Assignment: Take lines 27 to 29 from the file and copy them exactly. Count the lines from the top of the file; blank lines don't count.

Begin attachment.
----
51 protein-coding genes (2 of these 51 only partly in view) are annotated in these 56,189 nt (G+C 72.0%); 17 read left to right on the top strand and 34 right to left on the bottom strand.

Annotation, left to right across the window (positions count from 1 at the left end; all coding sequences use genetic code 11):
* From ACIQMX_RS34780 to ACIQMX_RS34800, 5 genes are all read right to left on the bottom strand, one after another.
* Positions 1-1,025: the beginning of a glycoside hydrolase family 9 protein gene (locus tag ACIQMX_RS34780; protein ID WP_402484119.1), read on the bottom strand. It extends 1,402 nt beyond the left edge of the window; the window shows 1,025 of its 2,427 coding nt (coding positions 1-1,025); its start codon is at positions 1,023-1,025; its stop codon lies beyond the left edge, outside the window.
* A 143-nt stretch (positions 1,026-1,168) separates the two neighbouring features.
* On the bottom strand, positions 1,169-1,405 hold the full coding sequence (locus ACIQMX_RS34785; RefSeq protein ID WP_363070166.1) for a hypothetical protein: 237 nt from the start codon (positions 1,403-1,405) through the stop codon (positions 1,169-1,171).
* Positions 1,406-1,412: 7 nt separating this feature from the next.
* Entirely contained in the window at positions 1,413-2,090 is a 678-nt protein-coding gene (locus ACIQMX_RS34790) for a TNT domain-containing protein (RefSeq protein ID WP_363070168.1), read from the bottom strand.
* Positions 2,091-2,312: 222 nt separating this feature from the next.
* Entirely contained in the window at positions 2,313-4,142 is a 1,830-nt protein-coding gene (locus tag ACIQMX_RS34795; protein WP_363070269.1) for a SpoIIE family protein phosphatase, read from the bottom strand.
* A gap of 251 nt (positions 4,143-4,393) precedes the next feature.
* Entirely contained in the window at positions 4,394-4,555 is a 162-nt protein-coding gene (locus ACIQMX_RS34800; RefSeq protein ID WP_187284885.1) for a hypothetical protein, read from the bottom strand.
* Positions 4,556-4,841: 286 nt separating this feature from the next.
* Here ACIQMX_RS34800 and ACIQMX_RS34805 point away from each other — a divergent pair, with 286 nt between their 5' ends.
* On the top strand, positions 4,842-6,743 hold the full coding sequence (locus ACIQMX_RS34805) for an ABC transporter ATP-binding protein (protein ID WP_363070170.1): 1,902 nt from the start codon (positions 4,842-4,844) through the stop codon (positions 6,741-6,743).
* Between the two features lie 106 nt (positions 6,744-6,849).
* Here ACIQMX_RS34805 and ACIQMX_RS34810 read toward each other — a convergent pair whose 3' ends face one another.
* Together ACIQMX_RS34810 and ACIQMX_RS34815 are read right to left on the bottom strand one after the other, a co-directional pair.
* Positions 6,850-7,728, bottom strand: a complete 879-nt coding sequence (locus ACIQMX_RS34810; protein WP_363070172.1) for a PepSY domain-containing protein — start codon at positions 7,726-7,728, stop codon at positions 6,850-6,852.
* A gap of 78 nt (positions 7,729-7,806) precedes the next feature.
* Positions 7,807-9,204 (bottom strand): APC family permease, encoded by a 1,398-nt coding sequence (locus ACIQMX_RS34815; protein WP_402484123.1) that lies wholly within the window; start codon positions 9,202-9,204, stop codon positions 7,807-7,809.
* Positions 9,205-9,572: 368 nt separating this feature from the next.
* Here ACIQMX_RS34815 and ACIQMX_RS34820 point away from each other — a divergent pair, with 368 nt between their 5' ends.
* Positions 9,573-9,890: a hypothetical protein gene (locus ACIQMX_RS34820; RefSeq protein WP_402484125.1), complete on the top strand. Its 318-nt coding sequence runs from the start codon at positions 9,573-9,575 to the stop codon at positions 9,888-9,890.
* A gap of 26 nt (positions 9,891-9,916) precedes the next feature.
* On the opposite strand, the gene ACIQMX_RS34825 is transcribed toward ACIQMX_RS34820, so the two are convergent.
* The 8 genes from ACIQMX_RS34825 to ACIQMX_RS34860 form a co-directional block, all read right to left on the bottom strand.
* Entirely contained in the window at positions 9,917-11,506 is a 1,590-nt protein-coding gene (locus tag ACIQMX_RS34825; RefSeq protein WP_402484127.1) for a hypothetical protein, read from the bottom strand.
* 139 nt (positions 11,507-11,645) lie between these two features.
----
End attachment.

* The 8 genes from ACIQMX_RS34825 to ACIQMX_RS34860 form a co-directional block, all read right to left on the bottom strand.
* Entirely contained in the window at positions 9,917-11,506 is a 1,590-nt protein-coding gene (locus tag ACIQMX_RS34825; RefSeq protein WP_402484127.1) for a hypothetical protein, read from the bottom strand.
* 139 nt (positions 11,507-11,645) lie between these two features.